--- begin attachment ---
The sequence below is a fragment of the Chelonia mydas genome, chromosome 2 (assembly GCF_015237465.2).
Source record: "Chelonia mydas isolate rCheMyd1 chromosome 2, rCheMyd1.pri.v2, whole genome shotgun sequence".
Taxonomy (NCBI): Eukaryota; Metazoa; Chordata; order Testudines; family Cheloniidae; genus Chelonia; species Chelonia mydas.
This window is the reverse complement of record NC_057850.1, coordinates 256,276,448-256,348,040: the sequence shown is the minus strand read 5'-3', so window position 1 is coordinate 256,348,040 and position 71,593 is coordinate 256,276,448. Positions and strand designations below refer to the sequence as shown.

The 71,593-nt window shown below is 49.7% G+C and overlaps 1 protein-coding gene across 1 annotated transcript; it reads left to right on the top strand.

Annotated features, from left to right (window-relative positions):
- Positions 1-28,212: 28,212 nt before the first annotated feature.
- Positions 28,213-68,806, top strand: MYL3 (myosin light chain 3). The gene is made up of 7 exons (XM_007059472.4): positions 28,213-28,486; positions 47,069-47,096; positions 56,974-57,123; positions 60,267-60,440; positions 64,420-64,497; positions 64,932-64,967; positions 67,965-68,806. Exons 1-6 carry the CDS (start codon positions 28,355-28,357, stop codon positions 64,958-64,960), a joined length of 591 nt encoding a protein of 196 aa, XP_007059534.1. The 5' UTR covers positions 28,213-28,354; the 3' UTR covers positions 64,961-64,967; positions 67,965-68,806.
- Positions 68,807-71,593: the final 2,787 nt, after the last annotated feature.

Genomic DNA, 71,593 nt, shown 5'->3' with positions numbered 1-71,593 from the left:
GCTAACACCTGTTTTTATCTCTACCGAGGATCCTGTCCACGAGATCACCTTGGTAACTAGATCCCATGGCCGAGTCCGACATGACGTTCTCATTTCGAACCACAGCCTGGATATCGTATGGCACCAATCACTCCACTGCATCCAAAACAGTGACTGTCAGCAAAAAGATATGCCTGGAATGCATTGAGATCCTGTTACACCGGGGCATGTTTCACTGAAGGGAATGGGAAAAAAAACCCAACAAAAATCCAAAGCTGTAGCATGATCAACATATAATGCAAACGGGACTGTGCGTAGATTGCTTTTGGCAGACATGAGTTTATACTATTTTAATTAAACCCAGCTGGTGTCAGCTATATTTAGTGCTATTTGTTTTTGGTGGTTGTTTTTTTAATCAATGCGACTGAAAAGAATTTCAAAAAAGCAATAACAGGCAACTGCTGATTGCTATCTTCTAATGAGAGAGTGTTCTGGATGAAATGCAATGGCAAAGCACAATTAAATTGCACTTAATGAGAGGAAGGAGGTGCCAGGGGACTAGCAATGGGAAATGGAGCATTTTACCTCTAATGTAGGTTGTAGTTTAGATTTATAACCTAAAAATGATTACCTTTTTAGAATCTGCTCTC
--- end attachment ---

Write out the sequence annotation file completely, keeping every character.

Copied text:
The sequence below is a fragment of the Chelonia mydas genome, chromosome 2 (assembly GCF_015237465.2).
Source record: "Chelonia mydas isolate rCheMyd1 chromosome 2, rCheMyd1.pri.v2, whole genome shotgun sequence".
Taxonomy (NCBI): Eukaryota; Metazoa; Chordata; order Testudines; family Cheloniidae; genus Chelonia; species Chelonia mydas.
This window is the reverse complement of record NC_057850.1, coordinates 256,276,448-256,348,040: the sequence shown is the minus strand read 5'-3', so window position 1 is coordinate 256,348,040 and position 71,593 is coordinate 256,276,448. Positions and strand designations below refer to the sequence as shown.

The 71,593-nt window shown below is 49.7% G+C and overlaps 1 protein-coding gene across 1 annotated transcript; it reads left to right on the top strand.

Annotated features, from left to right (window-relative positions):
- Positions 1-28,212: 28,212 nt before the first annotated feature.
- Positions 28,213-68,806, top strand: MYL3 (myosin light chain 3). The gene is made up of 7 exons (XM_007059472.4): positions 28,213-28,486; positions 47,069-47,096; positions 56,974-57,123; positions 60,267-60,440; positions 64,420-64,497; positions 64,932-64,967; positions 67,965-68,806. Exons 1-6 carry the CDS (start codon positions 28,355-28,357, stop codon positions 64,958-64,960), a joined length of 591 nt encoding a protein of 196 aa, XP_007059534.1. The 5' UTR covers positions 28,213-28,354; the 3' UTR covers positions 64,961-64,967; positions 67,965-68,806.
- Positions 68,807-71,593: the final 2,787 nt, after the last annotated feature.

Genomic DNA, 71,593 nt, shown 5'->3' with positions numbered 1-71,593 from the left:
GCTAACACCTGTTTTTATCTCTACCGAGGATCCTGTCCACGAGATCACCTTGGTAACTAGATCCCATGGCCGAGTCCGACATGACGTTCTCATTTCGAACCACAGCCTGGATATCGTATGGCACCAATCACTCCACTGCATCCAAAACAGTGACTGTCAGCAAAAAGATATGCCTGGAATGCATTGAGATCCTGTTACACCGGGGCATGTTTCACTGAAGGGAATGGGAAAAAAAACCCAACAAAAATCCAAAGCTGTAGCATGATCAACATATAATGCAAACGGGACTGTGCGTAGATTGCTTTTGGCAGACATGAGTTTATACTATTTTAATTAAACCCAGCTGGTGTCAGCTATATTTAGTGCTATTTGTTTTTGGTGGTTGTTTTTTTAATCAATGCGACTGAAAAGAATTTCAAAAAAGCAATAACAGGCAACTGCTGATTGCTATCTTCTAATGAGAGAGTGTTCTGGATGAAATGCAATGGCAAAGCACAATTAAATTGCACTTAATGAGAGGAAGGAGGTGCCAGGGGACTAGCAATGGGAAATGGAGCATTTTACCTCTAATGTAGGTTGTAGTTTAGATTTATAACCTAAAAATGATTACCTTTTTAGAATCTGCTCTC